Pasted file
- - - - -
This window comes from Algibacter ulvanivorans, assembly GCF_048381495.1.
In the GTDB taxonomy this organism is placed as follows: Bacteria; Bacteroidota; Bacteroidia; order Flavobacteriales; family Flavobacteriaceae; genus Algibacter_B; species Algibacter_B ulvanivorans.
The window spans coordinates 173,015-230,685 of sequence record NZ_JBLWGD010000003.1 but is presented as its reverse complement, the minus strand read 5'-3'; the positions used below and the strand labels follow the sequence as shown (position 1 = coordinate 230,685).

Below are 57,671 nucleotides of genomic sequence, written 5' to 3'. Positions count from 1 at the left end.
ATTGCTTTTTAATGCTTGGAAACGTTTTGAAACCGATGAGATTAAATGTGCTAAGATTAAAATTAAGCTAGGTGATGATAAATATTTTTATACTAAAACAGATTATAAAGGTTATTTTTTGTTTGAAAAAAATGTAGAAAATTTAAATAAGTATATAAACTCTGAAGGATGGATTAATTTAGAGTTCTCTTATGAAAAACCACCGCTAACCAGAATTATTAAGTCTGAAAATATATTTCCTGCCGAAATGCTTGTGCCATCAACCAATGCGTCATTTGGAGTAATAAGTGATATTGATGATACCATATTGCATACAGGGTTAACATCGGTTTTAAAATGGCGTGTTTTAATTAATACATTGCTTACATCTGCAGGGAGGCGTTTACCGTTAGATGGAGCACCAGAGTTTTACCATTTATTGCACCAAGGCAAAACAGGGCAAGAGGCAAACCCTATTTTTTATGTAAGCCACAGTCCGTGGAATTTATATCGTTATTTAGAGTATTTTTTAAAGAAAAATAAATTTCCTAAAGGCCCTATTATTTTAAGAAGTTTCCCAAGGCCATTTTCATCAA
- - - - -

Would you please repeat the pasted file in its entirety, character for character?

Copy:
This window comes from Algibacter ulvanivorans, assembly GCF_048381495.1.
In the GTDB taxonomy this organism is placed as follows: Bacteria; Bacteroidota; Bacteroidia; order Flavobacteriales; family Flavobacteriaceae; genus Algibacter_B; species Algibacter_B ulvanivorans.
The window spans coordinates 173,015-230,685 of sequence record NZ_JBLWGD010000003.1 but is presented as its reverse complement, the minus strand read 5'-3'; the positions used below and the strand labels follow the sequence as shown (position 1 = coordinate 230,685).

Below are 57,671 nucleotides of genomic sequence, written 5' to 3'. Positions count from 1 at the left end.
ATTGCTTTTTAATGCTTGGAAACGTTTTGAAACCGATGAGATTAAATGTGCTAAGATTAAAATTAAGCTAGGTGATGATAAATATTTTTATACTAAAACAGATTATAAAGGTTATTTTTTGTTTGAAAAAAATGTAGAAAATTTAAATAAGTATATAAACTCTGAAGGATGGATTAATTTAGAGTTCTCTTATGAAAAACCACCGCTAACCAGAATTATTAAGTCTGAAAATATATTTCCTGCCGAAATGCTTGTGCCATCAACCAATGCGTCATTTGGAGTAATAAGTGATATTGATGATACCATATTGCATACAGGGTTAACATCGGTTTTAAAATGGCGTGTTTTAATTAATACATTGCTTACATCTGCAGGGAGGCGTTTACCGTTAGATGGAGCACCAGAGTTTTACCATTTATTGCACCAAGGCAAAACAGGGCAAGAGGCAAACCCTATTTTTTATGTAAGCCACAGTCCGTGGAATTTATATCGTTATTTAGAGTATTTTTTAAAGAAAAATAAATTTCCTAAAGGCCCTATTATTTTAAGAAGTTTCCCAAGGCCATTTTCATCAA